During our graduate school time we lived for two years close to Basel in Switzerland. Even though during this period we never had much time to really explore the culinary scene of Basel or other parts of Switzerland we were able to experience a few of the typical treats like Basler Leckerli which is a hard biscuit made with an unique spice mixture or Rivella, a soft drink made out of milk whey. The food we most often enjoyed was “Wähen”. Wähen are essentially the Swiss version of tartes and quiches. Originally reported in 1556 as a fruit quiche, over the centuries many savory versions also appeared and we were often starting our weekends going to a bakery and eating a piece of one of the many different Wähen on display. This was of course not the first time we ever had a quiche since these are popular throughout Germany as well but they originated from the region of Alsace and Lorraine which are close to Basel.
Quiches were originally food of the poor and made by the women in Alsace to feed their families with a few, cheap available ingredients – egg, milk and bacon as a cheap and nonperishable form of meat. Since at those times, a few hundred years ago, most families baked their own bread making quiches was an efficient way to use leftover bread dough. What started as quiche Lorraine for the poor developed over time to a well-regarded class of dishes everybody around the world is enjoying. Today a large variety of toppings are used with different kinds of meat, vegetables and cheese. A consistency between these many variations is the use of eggs, milk or cream and shortcrust pastry. What started for us as a weekly visit to the bakery led to a continuous interest in making quiches at home like this chard quiche with pine nuts.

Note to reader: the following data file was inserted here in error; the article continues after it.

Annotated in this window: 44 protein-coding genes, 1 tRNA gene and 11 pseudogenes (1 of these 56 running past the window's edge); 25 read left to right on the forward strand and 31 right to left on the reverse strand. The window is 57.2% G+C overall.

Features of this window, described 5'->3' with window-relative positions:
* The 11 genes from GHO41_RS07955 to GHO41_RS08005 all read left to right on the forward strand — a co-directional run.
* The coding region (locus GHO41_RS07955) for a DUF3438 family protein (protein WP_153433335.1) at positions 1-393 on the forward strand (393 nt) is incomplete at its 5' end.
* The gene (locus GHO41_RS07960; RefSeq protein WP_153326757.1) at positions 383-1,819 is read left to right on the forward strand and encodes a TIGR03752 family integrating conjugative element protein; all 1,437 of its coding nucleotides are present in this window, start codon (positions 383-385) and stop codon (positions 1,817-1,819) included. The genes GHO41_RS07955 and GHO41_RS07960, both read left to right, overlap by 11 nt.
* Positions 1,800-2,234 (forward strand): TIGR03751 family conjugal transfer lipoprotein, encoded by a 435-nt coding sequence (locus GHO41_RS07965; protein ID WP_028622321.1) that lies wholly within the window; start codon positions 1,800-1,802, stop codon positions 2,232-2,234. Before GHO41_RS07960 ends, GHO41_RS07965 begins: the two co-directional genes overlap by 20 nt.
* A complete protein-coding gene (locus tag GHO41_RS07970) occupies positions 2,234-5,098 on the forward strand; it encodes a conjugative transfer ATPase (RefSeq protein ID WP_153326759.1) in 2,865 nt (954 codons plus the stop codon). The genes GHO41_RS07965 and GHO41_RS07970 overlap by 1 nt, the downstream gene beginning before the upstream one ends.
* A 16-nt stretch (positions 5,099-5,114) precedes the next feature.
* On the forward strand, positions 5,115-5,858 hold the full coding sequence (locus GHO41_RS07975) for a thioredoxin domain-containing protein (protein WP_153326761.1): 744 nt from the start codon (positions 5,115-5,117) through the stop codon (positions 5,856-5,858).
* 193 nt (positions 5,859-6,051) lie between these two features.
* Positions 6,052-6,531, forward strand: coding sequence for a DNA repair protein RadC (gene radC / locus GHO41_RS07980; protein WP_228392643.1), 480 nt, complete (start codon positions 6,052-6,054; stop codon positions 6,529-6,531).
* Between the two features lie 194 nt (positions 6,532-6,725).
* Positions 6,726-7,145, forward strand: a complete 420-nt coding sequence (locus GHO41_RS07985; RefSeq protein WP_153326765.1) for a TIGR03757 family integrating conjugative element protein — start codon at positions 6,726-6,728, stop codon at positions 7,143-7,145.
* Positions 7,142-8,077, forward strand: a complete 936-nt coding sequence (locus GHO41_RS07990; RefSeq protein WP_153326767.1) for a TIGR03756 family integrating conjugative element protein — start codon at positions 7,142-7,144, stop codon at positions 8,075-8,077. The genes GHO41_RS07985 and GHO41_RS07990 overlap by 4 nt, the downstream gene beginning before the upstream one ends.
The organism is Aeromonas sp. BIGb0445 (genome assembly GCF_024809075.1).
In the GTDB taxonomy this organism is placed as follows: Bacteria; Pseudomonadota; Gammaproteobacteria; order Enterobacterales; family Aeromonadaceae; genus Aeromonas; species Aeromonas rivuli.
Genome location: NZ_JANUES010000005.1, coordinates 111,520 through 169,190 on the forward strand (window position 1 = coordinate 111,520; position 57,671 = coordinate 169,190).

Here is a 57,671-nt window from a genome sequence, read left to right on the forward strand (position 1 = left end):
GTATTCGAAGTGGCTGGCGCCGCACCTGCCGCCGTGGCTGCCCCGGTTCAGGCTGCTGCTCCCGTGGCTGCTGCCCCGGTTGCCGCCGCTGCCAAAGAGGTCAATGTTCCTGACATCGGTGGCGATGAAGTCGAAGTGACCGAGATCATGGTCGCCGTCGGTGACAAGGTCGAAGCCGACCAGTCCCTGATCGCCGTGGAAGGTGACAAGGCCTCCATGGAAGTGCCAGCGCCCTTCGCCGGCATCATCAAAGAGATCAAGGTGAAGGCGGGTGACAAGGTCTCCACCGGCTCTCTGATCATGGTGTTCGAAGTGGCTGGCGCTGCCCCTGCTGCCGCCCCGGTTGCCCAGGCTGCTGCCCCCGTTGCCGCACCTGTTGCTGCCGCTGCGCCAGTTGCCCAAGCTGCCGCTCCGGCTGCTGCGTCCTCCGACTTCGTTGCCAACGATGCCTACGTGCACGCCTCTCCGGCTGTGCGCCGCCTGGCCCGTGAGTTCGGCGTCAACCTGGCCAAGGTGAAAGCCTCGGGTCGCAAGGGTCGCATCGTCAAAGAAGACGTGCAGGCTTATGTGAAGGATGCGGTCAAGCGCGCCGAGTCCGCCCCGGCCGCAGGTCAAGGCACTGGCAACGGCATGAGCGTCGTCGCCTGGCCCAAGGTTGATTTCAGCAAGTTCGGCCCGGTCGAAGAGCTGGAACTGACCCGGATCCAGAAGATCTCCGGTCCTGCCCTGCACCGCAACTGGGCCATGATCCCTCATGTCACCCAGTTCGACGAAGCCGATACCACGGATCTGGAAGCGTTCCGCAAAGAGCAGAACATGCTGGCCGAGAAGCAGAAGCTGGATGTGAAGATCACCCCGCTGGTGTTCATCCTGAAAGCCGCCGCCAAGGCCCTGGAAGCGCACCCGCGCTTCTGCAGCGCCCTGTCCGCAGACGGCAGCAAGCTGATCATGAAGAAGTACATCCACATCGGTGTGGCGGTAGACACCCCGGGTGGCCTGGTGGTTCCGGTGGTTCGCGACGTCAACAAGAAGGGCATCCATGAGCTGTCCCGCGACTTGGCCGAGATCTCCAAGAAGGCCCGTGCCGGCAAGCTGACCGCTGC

For this quiche we used a few more unusual ingredients to underline the uniqueness of chard. Whole spelt flour has a more robust and nuttier flavor than the often used regular wheat flour which helps accentuate the delicate flavor of the chard. Instead of using only eggs and cream for the filling we also added ricotta which gave the quiche more body and at the same time added a slight sweet note. The complex flavor of sage with its spicy, aromatic and slightly bitter tones helps to bring an unexpected taste to the quiche. The long baking time helps to mellow out these flavors so that the sage doesn’t dominate the dish. A salad and a nice glass of white wine made this quiche a wonderful dinner.
Sift flour on working surface, form a well in the flour and add egg with some salt. Place the butter in small pieces around the flour and mix everything using a knife.
Knead dough until smooth and store it covered in fridge for 30 minutes.
Heat oil in pot over medium-high heat and cook spring onions, chard stems and sage for five minutes. Add chard leaves and cook for three minutes until wilted. Season with salt and nutmeg. Preheat oven to 200C/400F.
Roll out dough on a little bit of flour and put dough into 30 cm/12 inch spring form.
Mix ricotta with heavy cream and eggs. Season with salt, pepper and nutmeg. Fill chard mixture into spring form and add ricotta mixture. Bake quiche for 25 minutes in the oven.
Sprinkle provolone and pine nuts over the quiche and bake for another 15 minutes.
Recipe adapted from “Quiche, Tarte und Co.” by Gräfe und Unzer
250 g (9 oz) whole spelt flour
150 g (5.5 oz) butter
750 (27 oz) rainbow chard, leaves cut into stripes, stems diced
1 bunch spring onions, diced
4 leaves of sage, finely chopped
2 tbsp Canola oil
200 g (7 oz) soft ricotta
100 (3.5 oz) heavy cream
40 g (1.5 oz) pine nuts
50 g (2 oz) provolone, freshly grated